.. December 1972 the Judges' Chamber' of the Regional Court dismissed
this request. The Court mentioned the Court of Appeal's decision of ..
November 1972 in respect to the danger of flight, and to the
applicant's state of health. It stated, moreover, that the applicant's
allegations that he was paralysed and could not move his right arm and
leg so that he had to remain seated in an invalid chair, and that he
had suffered from three heart infarctions were altogether incredible.

On .. December 1972 the Supreme Court gave its final judgment reducing
the applicant's sentence to three years' imprisonment but dismissing
his plea of nullity.

It appears that, on .. August 1973, the Court of Appeal decided that
the applicant was no longer fit for detention and on .. August 1973 he
was set free.

Complaints

The applicant complained under part (a) that he had been refused
compensation for his unjustified detention on remand from .. November
1965 until .. December 1965 and .. February 1966 until .. January 1968.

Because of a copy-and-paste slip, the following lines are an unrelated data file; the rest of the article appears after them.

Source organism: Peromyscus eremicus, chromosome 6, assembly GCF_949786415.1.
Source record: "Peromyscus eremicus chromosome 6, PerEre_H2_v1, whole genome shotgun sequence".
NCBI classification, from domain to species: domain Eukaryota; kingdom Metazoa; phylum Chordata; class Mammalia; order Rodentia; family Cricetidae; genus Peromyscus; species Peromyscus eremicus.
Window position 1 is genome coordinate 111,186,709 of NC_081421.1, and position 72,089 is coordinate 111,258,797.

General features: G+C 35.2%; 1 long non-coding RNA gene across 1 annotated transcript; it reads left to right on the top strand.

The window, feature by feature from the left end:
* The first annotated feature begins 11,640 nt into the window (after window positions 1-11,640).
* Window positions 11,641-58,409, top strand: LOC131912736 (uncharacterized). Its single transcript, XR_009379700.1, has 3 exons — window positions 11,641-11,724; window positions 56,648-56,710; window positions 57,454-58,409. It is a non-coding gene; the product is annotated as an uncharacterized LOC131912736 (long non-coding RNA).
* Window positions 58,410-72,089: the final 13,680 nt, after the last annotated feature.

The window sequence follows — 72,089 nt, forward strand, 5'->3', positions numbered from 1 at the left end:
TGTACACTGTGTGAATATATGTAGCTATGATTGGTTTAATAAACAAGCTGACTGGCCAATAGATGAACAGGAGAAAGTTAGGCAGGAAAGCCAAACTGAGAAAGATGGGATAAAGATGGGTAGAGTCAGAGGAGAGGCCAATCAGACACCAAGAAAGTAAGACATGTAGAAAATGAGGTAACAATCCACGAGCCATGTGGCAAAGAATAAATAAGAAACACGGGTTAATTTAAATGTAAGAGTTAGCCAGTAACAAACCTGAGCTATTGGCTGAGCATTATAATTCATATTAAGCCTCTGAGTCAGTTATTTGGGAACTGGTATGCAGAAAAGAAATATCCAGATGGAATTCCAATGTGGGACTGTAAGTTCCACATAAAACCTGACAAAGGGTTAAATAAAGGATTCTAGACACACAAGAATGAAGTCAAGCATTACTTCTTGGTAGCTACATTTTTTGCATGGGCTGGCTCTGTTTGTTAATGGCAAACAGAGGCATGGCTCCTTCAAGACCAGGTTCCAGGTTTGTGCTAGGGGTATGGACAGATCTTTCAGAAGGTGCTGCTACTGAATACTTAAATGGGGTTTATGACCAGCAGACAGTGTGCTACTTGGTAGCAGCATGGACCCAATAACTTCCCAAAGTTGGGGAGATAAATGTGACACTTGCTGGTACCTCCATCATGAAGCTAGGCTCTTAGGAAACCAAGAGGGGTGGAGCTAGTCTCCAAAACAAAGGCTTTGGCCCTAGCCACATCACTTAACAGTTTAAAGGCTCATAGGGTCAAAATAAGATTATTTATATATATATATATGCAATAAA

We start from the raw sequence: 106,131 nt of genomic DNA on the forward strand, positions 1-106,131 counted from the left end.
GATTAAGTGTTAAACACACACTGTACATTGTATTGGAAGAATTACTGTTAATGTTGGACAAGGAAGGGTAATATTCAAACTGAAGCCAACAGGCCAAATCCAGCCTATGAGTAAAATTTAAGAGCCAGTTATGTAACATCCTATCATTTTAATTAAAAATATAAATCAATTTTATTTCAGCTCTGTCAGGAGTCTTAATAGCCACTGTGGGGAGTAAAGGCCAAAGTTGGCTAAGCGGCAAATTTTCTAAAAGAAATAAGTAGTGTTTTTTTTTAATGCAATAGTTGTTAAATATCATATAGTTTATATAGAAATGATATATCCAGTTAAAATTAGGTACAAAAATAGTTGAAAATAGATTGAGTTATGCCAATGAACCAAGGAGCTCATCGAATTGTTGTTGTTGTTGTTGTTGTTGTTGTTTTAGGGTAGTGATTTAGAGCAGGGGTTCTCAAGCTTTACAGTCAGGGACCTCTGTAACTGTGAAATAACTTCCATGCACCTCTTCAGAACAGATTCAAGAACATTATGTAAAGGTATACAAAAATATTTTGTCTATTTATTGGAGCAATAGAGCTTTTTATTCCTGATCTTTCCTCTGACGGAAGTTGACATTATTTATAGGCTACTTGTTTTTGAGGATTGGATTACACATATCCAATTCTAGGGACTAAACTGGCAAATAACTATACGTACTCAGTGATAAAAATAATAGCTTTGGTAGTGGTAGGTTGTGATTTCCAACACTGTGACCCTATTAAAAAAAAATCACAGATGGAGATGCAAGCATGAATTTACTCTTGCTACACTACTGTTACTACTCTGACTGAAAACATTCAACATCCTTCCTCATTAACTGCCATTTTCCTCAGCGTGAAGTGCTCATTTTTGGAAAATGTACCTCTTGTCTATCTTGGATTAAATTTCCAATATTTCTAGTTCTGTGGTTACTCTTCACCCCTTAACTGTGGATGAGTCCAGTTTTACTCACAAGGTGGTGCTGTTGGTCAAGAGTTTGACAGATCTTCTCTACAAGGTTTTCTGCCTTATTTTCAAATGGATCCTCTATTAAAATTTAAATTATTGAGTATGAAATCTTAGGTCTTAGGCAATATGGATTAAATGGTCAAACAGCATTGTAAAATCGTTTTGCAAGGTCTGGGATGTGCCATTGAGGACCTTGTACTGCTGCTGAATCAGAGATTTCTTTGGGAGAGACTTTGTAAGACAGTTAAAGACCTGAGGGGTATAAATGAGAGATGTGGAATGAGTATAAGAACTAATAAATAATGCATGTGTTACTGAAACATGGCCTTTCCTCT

He complained under part (b) about his conviction of .. April 1972 and
stated that the above criminal proceedings, although they had ended
with his acquittal, had been taken into account in the second
proceedings, and that several of his witnesses had not been heard by
the Trial Court.

Finally, the applicant complained under part (c) about his detention
on remand after his conviction which was, in his submission,
unjustified as no danger of flight existed and since he was unfit for
detention.

He alleged violations of Articles 5 and 6 of the Convention.

PROCEEDINGS BEFORE THE COMMISSION

The Commission considered the application on 31 May 1973 and, by a
partial decision, declared certain of the applicant's complaints
inadmissible, namely those under (a) and (b) above.

The Commission found that the complaint under Article 5 (5) of the
Convention that the Austrian courts had refused to pay compensation for
his detention on remand from .. November 1965 until .. December 1965,
and from February .. 1966 until .. January 1968 was, in the
circumstances, incompatible with the provisions of the Convention
ratione materiae and should therefore be rejected in accordance with
Article 27 (2), of the Convention.

The Commission further found that in regard to the complaint under
Article 6 (1) of the Convention that the trial court in the 1972
criminal proceedings against him had taken into account, and relied
upon, criminal proceedings which had ended with his acquittal in 1969,
the applicant had failed to exhaust the domestic remedies (Article 26
of the Convention) and his complaint should therefore be rejected under
Article 27 (3), of the Convention.

Furthermore, insofar as the applicant had made various complaints